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Inert Gases Uses and Application

Inert gases are gases which are chemically inactive, so will not undergo chemical reactions with many materials. Inert gases are used for many purposes in a wide range of industries - for example in welding, chemical processing, and as filler gases in light sources. You can use these gases to create inert atmospheres (such as within a glove box) where you can handle air sensitive materials and samples. You can also use inert gases to "blanket" samples, which is where you surround your material with an inert gas to prevent oxidization and prolong material lifetime. Blanketing is often used in the food industry, as well as in chemical storage.

The term inert gas is often used interchangeably with the term "noble" gases (helium, argon, xenon) - which refers to atoms in Group 18 of the periodic table. However, nitrogen gas (N2) is also very unreactive so is also considered an inert gas in many fields. The reactivity of an atom depends on its electronic configuration. Inert atoms or molecules have full outer orbitals. This means they have no free electrons or vacancies to interact with other molecules. Noble gas atoms have full outer electrons inherently. These atoms are therefore stable alone. Other atoms can form stable compounds by forming bonds with like atoms, such as nitrogen.

The choice of which inert gas is suitable for your application will depend on:

  • What materials you are using (and will these react with any inert gases).
  • The cost of the gas (which is related to its relative abundance).
  • The levels of inertness you require in your environment (relates to the density and purity of gas you need).

Noble Gases

The term noble gas refers to atoms that are in group 18 of the periodic table. These all exist as gases at standard temperature and pressure. These include:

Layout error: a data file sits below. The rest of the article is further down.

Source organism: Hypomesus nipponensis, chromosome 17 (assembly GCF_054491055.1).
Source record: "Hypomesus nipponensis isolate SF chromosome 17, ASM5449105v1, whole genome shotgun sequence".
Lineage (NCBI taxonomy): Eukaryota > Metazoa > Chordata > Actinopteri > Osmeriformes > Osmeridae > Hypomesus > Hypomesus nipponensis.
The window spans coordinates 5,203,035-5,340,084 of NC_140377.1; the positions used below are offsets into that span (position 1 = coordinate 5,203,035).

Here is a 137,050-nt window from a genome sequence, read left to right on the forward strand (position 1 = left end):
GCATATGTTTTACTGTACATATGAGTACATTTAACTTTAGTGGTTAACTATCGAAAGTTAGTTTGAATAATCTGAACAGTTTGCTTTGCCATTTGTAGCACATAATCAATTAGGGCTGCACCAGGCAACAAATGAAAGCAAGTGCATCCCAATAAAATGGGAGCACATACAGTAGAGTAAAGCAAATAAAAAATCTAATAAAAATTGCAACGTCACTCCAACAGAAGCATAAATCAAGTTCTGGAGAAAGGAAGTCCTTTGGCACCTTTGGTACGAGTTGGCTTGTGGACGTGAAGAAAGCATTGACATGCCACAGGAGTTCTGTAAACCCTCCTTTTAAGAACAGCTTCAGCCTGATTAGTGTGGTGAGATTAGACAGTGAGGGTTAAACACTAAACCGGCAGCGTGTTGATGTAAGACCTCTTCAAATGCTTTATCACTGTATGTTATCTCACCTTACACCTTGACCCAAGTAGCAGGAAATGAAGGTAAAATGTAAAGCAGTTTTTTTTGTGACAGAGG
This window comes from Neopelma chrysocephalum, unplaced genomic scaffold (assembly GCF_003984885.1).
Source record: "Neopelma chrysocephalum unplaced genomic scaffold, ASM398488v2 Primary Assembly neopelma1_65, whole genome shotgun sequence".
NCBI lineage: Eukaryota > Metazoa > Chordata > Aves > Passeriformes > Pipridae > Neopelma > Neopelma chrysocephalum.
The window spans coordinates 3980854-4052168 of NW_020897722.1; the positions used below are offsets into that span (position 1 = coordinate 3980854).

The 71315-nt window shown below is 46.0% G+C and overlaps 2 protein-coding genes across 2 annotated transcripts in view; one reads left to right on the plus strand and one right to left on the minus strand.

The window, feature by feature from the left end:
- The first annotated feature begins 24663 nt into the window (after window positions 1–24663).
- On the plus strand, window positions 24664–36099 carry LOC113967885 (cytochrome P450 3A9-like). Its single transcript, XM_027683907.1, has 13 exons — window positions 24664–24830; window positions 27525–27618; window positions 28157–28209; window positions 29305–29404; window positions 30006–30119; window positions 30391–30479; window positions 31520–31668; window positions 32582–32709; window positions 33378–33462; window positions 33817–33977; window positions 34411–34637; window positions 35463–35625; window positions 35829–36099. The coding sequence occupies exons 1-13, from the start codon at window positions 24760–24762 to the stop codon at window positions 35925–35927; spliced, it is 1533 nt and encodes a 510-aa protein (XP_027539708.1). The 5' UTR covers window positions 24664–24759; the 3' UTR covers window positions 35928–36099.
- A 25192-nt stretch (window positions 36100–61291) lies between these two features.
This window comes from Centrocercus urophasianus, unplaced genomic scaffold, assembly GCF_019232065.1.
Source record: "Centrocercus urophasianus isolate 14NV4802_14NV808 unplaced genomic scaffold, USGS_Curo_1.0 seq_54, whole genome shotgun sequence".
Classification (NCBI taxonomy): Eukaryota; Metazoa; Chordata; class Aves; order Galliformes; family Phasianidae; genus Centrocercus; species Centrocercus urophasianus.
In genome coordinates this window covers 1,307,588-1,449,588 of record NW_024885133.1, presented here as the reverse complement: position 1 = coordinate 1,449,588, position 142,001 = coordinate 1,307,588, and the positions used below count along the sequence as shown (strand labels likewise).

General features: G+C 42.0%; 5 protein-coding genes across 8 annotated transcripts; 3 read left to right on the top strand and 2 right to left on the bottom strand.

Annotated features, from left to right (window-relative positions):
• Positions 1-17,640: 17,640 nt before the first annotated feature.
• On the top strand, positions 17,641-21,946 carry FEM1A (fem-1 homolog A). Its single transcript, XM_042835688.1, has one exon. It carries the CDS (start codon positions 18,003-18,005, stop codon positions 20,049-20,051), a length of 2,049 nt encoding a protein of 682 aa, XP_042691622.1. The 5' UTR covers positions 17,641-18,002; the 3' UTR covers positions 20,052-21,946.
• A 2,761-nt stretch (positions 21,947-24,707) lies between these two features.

• Helium
  • Argon
  • Krypton
  • Xenon
  • Neon
  • Radon

These gases have full outer orbital layers, so they neither want to take electrons from or donate electrons to other atoms. This means they will not take part in chemical reactions, and it takes a large energy input to create molecules using these atoms. Noble gases are therefore optimum choices to use for inert processing conditions.

We have discussed helium and argon, as these are primarily used for their inert properties.


Helium is the simplest noble gas, holding only two electrons in one electronic orbital. This is a noble gas so it can be used to create an inert environment.

Helium electron configuration
Helium electron configuration

It is one of the most abundant gases in the universe, but only the 71st most abundant element on earth, with most of it being found under the Earth's crust. Helium is a lot less dense than most of the elements in the earth's atmosphere. Upon being released into the air, it will quickly escape terrestrial atmosphere into space. Helium liquifies at 4.18 K (or -268.97 ℃) so storage of liquid helium requires extremely low temperatures or high pressures.

One use of liquid helium is to cool certain materials enough so that they exhibit superconductivity. Submerging these materials in liquid helium basically eliminates all electrical resistance. Therefore, these superconductors can be used to create powerful magnets that can used in nuclear magnetic resonance (NMR) imaging.

The stability of helium makes it a good material to conduct air sensitive experiments in. However, due to the low abundance of helium on earth and the high temperatures/high pressures needed to store liquid helium, it is an expensive choice - especially for high purity helium. However, there are some materials which require this level of inertness - such as lithium. For example, helium glove boxes are sometimes used to conduct studies involving lithium batteries.


Argon has an atomic number of 18 and has an outer shell containing eight electrons. It is the 3rd most abundant gas on earth and is much heavier than helium.